etching away portions of the second interlayer dielectric layer to form a first via opening and a second via opening therein;
removing the third patterned mask from the surface to the second interlayer dielectric layer;
providing a fourth patterned mask on the second interlayer dielectric layer;
etching away other portions of the second interlayer dielectric layer to form a upper capacitor electrode opening therein;
removing the fourth patterned mask from the surface to the second interlayer dielectric layer;
depositing a third conductive layer to simultaneously fill the first via opening, the second via opening, and the upper capacitor electrode opening; and
planarizing the third conductive layer until a surface of the third conductive layer is coplanar with a surface of the second interlayer dielectic layer such that the remaining portions comprise and a upper capacitor electrode, a first via connected to the lower capacitor electrode and the upper capacitor electrode, and a second via connected to the middle electrode plate.
22. The method according to claim 21, wherein depositing a third conductive layer, comprises:
depositing a liner layer;
forming a copper seed layer on the liner layer; and
electroplating copper within the trench to define, at least in part, a lower capacitor electrode.
23. A method of according to claim 21, wherein the second interlayer dielectric layer has a thickness between 3000 Å and 7000 Å.
24. A method of according to claim 21, wherein the third conductive layer consists essentially of copper.
25. A method of according to claim 1, wherein providing a patterned second interlayer dielectric layer having a first via, a second via, and a second interconnection line embedded therein, wherein the second interconnection line is connected to the lower capacitor electrode by the first via, and wherein the second via is connected to the middle capacitor electrode, comprises the steps of:
providing a second interlayer dielectric layer;
providing a third patterned mask on the second interlayer dielectric layer;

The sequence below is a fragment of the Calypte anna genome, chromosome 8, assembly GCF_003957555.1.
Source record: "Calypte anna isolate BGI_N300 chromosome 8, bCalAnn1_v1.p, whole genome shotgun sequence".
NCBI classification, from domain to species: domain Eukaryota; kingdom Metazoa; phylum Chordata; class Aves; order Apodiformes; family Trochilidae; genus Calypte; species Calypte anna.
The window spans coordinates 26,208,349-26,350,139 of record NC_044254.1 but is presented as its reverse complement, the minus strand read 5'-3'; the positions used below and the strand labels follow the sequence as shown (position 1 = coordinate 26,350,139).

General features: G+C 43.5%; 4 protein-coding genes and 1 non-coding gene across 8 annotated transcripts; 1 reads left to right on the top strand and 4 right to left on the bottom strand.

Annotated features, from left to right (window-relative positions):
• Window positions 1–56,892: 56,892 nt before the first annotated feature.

etching away portions of the second interlayer dielectric layer to form a first via opening to the lower capacitor electrode and a second via opening to the middle capacitor electrode;
removing the third patterned mask from the surface to the second interlayer dielectric layer;
chemical vapor depositing a third conductive layer to simultaneously fill the first via opening and the second via opening; and
planarizing the third conductive layer until the third conductive layer is flush with a surface of the second interlayer dielectric layer such that the remaining portions comprise a first via connected to the lower capacitor electrode, and a second via connected to the middle capacitor electrode;
providing a fourth conductive layer;
providing a fourth patterned mask on the fourth conductive layer;
reactive ion etching away portions of the fourth conductive layer such that remaining portions of the fourth conductive layer comprise a first interconnection connected to the first via, a top capacitor electrode on the middle capacitor electrode, and a second interconnection connected to the second via;
removing the fourth patterned mask; and
depositing a third interlayer dielectric layer to simultaneously fill spaces adjacent the first interconnection, the top capacitor electrode, and the second interconnection.
26. A method of according to claim 25, wherein the third conductive layer consists essentially of tungsten.
27. A method of according to claim 25, wherein the fourth conductive layer consists essentially of aluminum.
28. A method of according to claim 25, wherein planarizing the third conductive layer until the third conductive layer is flush with a surface of the second interlayer dielectic layer comprises:
chemical mechanical polishing the third conductive layer until the third conductive layer is flush with a surface of the second interlayer dielectic layer.
29. An integrated circuit, comprising:
a lower capacitor electrode having a copper surface coplanar with a surface of a first interlayer dielectric layer laterally surrounding the lower capacitor electrode;